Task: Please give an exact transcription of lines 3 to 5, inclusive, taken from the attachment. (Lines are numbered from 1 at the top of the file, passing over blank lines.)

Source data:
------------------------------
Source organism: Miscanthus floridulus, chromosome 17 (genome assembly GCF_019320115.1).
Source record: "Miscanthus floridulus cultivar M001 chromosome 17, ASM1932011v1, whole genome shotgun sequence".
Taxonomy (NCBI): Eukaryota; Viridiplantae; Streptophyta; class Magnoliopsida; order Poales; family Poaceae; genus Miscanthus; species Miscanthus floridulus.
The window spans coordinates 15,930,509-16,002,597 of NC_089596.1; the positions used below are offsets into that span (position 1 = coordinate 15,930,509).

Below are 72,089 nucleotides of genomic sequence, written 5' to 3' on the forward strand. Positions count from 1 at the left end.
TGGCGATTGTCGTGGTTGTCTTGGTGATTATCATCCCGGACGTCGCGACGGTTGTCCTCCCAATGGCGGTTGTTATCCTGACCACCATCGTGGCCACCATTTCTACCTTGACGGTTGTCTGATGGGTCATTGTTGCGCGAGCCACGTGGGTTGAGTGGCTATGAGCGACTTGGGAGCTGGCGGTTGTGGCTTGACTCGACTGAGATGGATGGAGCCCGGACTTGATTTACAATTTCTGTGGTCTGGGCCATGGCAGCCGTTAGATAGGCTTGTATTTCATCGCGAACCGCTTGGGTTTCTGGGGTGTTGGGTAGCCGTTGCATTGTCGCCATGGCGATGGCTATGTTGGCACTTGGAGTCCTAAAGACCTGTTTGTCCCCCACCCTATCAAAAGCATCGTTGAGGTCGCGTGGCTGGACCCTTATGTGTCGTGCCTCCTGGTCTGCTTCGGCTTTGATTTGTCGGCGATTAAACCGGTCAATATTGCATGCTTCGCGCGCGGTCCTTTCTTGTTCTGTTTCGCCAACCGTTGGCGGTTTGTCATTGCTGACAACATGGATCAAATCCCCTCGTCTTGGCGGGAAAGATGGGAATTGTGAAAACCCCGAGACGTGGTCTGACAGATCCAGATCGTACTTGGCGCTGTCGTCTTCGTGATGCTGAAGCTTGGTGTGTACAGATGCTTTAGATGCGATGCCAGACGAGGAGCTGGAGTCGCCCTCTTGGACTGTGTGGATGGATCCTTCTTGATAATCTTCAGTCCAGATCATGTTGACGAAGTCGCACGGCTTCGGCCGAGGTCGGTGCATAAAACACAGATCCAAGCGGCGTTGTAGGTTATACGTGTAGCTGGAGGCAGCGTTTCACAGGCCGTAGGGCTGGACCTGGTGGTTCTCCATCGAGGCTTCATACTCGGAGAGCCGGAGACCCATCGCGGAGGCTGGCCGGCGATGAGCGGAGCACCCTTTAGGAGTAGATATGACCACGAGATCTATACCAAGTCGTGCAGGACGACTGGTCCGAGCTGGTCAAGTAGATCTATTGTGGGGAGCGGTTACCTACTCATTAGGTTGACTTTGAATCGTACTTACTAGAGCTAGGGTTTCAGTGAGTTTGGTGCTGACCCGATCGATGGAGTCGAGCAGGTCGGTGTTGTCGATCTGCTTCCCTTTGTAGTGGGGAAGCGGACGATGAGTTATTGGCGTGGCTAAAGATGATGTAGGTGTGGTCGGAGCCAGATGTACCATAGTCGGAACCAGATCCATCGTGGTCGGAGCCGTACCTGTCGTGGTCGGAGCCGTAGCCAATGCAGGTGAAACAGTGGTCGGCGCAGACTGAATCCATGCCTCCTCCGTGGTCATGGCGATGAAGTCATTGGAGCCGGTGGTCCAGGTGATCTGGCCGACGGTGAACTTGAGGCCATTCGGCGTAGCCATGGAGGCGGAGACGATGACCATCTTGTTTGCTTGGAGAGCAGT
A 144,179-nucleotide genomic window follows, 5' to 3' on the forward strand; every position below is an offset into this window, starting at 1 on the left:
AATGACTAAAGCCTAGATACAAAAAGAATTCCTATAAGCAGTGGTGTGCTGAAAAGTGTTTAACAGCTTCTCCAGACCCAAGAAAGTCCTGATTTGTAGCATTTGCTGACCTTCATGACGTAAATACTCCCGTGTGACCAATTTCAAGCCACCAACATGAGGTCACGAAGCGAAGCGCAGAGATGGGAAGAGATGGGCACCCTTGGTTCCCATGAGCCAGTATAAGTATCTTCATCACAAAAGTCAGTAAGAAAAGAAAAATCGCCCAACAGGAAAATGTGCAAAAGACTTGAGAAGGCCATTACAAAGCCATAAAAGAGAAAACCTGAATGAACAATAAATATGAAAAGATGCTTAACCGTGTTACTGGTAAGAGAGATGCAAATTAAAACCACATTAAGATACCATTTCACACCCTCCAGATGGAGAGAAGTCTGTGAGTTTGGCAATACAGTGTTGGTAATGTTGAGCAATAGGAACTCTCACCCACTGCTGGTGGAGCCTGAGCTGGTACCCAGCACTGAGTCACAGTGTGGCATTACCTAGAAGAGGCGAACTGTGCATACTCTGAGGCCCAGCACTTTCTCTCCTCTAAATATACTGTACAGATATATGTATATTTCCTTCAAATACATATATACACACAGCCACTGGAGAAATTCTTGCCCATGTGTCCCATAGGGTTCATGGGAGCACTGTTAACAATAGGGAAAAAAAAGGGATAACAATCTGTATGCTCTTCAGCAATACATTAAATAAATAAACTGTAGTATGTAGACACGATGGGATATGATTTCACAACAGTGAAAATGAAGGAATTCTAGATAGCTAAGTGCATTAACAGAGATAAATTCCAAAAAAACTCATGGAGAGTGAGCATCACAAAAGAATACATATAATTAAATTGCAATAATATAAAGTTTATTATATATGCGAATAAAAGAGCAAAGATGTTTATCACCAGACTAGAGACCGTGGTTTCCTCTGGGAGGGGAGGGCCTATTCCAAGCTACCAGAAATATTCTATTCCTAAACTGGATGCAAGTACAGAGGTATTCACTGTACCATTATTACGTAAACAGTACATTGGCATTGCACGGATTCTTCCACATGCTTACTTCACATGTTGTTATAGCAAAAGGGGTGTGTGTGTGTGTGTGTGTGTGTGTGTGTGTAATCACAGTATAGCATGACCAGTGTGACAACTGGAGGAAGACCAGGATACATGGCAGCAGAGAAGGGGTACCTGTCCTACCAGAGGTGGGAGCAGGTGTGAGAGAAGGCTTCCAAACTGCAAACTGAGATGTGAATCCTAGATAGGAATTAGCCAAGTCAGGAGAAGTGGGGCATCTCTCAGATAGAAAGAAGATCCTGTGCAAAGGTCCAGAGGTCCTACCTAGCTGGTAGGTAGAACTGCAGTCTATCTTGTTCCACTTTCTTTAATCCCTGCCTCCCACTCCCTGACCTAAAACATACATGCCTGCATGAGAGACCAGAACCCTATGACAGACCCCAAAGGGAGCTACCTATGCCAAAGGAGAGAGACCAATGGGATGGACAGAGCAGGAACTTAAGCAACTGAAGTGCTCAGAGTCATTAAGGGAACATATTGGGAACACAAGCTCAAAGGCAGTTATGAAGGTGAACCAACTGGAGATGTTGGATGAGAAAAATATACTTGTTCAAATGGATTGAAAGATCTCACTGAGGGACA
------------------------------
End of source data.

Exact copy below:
Taxonomy (NCBI): Eukaryota; Viridiplantae; Streptophyta; class Magnoliopsida; order Poales; family Poaceae; genus Miscanthus; species Miscanthus floridulus.
The window spans coordinates 15,930,509-16,002,597 of NC_089596.1; the positions used below are offsets into that span (position 1 = coordinate 15,930,509).

Below are 72,089 nucleotides of genomic sequence, written 5' to 3' on the forward strand. Positions count from 1 at the left end.